Recommended Reading | May 2013

WEHI director Douglas Hilton suggests steps for improving the Australian Academy of Science’s woeful gender balance. (via @mickresearch)

Could Abigail Harrison be the first astronaut on Mars? (via Jezebel)

In order to learn game theory, this professor had his students live game theory. (via Kate Clancy)

Brian McGill outlines what he thinks it takes to do policy-relevant science in 7 Ps and 4 Ts. (via Anna Renwick)

David Pannell discusses methods for valuing and ranking conservation projects.

Malleefowl reporting back weekend, Ouyen

Malleefowl enthusiasts and Ouyen locals gather for a public information session
Malleefowl enthusiasts and Ouyen locals gather for a public information session

The Victorian malleefowl monitoring season is bookended by a volunteer training weekend and a reporting back weekend. The most recent reporting back session was held late in March in the town of Ouyen; José, Guru and I were able to head along for an update.

Malleefowl have generated some broader community interest this summer as they were seen in unprecedented numbers along the Ouyen-Patchewollock road, mostly likely attracted to a canola seed spill. On the weekend, the Victorian Malleefowl Recovery Group (VMRG) arranged a public information session where Dr Joe Benshemesh discussed the recent sightings, malleefowl behaviours and their conservation.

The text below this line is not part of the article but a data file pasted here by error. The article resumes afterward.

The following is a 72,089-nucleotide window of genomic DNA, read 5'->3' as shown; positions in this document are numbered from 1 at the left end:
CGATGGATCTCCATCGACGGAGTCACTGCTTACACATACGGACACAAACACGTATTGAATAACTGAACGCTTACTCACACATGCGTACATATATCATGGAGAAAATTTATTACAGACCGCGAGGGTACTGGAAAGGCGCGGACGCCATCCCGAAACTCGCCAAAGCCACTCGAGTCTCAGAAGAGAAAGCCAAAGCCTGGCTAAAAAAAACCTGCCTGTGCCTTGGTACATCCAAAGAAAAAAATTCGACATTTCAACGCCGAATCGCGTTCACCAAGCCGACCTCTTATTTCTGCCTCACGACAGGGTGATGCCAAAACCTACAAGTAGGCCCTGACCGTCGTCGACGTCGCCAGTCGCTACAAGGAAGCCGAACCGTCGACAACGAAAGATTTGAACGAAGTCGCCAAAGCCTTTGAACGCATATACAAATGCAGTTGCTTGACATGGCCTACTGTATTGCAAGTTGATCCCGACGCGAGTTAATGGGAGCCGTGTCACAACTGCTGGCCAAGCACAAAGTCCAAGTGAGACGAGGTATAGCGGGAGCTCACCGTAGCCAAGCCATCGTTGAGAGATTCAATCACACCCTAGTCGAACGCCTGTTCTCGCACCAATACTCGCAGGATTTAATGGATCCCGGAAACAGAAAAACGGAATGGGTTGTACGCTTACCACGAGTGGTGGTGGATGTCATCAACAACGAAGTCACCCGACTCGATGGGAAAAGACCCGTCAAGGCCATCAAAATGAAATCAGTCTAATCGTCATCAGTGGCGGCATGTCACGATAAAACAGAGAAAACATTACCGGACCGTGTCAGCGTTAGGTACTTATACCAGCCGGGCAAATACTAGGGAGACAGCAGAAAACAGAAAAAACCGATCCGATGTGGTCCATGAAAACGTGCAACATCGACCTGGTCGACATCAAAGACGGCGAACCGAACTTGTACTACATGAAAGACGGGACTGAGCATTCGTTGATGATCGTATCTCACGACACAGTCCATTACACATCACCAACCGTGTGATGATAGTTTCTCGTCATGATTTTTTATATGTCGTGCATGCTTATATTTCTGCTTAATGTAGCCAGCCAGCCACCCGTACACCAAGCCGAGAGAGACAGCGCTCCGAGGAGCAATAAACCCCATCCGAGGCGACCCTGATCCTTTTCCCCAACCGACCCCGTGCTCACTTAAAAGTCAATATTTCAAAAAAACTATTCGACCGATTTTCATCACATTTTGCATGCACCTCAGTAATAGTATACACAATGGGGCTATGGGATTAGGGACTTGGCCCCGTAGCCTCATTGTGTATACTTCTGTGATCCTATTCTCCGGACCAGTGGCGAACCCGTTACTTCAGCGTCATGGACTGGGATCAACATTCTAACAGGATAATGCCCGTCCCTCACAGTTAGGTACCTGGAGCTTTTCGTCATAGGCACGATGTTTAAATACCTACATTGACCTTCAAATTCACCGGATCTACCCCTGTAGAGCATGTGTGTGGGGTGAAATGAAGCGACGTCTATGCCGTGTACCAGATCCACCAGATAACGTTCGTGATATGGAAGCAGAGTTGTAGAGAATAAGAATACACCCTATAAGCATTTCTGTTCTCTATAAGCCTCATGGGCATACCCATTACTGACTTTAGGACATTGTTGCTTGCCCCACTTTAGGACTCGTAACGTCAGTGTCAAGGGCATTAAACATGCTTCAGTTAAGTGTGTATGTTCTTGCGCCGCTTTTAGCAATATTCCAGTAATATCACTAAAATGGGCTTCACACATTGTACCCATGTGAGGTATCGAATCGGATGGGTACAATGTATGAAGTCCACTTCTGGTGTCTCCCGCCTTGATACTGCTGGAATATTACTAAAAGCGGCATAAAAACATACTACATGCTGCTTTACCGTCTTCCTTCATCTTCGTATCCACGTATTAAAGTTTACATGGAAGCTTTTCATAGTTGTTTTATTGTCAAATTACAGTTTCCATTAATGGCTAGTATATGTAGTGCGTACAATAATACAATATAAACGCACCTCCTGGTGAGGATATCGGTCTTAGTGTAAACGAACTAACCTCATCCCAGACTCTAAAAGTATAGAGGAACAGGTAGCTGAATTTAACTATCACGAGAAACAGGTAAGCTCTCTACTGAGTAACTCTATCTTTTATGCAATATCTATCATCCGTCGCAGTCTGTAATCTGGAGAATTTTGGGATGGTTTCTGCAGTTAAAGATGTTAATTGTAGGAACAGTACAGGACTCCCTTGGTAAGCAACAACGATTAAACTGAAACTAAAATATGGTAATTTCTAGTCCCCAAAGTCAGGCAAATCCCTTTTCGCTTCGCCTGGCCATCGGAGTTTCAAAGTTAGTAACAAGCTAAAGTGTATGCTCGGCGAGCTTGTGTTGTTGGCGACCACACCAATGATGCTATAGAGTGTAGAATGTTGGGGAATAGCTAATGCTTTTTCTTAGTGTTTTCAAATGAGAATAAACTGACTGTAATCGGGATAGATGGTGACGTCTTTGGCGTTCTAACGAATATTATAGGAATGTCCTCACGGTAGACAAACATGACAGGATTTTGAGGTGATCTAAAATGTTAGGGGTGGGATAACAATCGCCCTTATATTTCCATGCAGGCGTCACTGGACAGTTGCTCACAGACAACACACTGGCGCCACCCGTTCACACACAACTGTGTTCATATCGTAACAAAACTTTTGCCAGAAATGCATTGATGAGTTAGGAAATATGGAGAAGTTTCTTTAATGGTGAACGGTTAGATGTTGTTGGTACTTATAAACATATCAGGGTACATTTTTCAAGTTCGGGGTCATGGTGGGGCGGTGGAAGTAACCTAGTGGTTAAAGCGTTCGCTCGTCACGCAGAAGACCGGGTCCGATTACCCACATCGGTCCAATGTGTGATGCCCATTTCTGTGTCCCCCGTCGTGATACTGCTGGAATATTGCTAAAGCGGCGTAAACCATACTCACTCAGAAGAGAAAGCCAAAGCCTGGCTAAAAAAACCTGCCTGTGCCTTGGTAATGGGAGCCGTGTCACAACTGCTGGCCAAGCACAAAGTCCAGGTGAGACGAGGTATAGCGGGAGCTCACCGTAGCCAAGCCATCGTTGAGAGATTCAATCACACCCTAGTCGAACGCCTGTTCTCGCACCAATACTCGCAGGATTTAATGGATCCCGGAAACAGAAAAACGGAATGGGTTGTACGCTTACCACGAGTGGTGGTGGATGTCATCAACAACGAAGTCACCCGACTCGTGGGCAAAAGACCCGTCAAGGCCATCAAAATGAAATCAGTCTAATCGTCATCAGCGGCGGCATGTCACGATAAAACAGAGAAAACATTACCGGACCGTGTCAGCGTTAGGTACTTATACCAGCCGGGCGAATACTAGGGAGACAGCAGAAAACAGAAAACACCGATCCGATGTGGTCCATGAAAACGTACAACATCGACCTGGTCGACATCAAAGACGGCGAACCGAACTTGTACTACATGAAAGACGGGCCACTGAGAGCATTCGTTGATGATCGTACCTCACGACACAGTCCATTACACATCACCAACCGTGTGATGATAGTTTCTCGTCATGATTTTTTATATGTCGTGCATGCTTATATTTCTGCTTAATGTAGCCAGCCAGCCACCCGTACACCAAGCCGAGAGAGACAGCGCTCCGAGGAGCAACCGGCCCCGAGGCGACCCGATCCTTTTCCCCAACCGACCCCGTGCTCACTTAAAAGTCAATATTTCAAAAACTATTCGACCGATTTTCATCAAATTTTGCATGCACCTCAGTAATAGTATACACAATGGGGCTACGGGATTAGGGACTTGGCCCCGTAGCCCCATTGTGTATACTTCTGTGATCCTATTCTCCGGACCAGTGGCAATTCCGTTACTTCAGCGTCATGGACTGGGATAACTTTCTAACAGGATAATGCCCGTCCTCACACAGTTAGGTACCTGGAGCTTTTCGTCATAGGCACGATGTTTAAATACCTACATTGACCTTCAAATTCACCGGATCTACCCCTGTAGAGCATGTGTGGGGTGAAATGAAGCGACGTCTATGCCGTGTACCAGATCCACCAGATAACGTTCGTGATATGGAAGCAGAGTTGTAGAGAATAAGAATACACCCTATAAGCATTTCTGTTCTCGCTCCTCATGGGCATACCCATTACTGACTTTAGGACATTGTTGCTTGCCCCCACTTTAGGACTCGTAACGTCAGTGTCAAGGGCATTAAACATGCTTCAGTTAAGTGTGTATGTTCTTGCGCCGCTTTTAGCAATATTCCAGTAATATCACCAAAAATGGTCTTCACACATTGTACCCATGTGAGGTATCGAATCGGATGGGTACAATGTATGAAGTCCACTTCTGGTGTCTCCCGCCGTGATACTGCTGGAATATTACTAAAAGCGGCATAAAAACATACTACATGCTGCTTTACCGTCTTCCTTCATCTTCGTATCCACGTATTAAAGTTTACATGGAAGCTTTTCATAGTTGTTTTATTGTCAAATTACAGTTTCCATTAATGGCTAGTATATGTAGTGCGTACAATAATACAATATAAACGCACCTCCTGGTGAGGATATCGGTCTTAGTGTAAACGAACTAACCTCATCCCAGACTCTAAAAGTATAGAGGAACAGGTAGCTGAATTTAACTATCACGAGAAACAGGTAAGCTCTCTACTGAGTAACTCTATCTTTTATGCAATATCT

Parks Victoria Ranger Kathryn Schneider and Victoria Malleefowl Recovery Group chairman Peter Stokie unveil the new malleefowl information sign
Kathryn Schneider and Peter Stokie unveil the new malleefowl information signs

Ralph Patford and other VMRG members have been working hard over summer to arrange and erect malleefowl information signs at some of the more highly-frequented spots around the mallee. Parks Victoria Environment Program Manager for the Mallee Kathryn Schneider and VMRG chairman Peter Stokie had the honour of unveiling them.

Joe Benshemesh summarises the season's monitoring data
Joe Benshemesh summarises the season’s monitoring data

For the remainder of the afternoon we packed into the Ouyen Harness Racing Club to review the season’s activities in more detail. 82 people contributed almost 1500 person hours’ work, monitoring 1300 mounds across Victoria’s north-west. Breeding numbers were very high this summer, although some observations indicate that birds may be concluding their breeding a little early and reworking their nests for the next season.

José and I made a short presentation to the VMRG, summarising the findings of the university workshop and explaining our upcoming plans for habitat suitability modelling and value of information analysis. The attendees made many helpful suggestions regarding the processes that they suspect most threaten malleefowl, and they aligned well with the models developed at the workshop.

Before retiring to the Victoria Hotel for dinner and a beer, Joe was kind enough to take us out to the Ouyen-Patchewollock road in the hope that we might see our first malleefowl. In fact, we saw our first 30 malleefowl that evening! Here are a few of them, captured on camera.


The Big Malleefowl
Joe concluded the tour with a stop at The Big Malleefowl in Patchewollock

While meeting our first malleefowl will probably be our lasting memory of the weekend, it was really just as important to meet and learn more from the malleefowl’s many passionate supporters. I’m particularly grateful to Joe Benshemesh, Ross Macfarlane and Peter Stokie, without whom we would not have made it to Ouyen.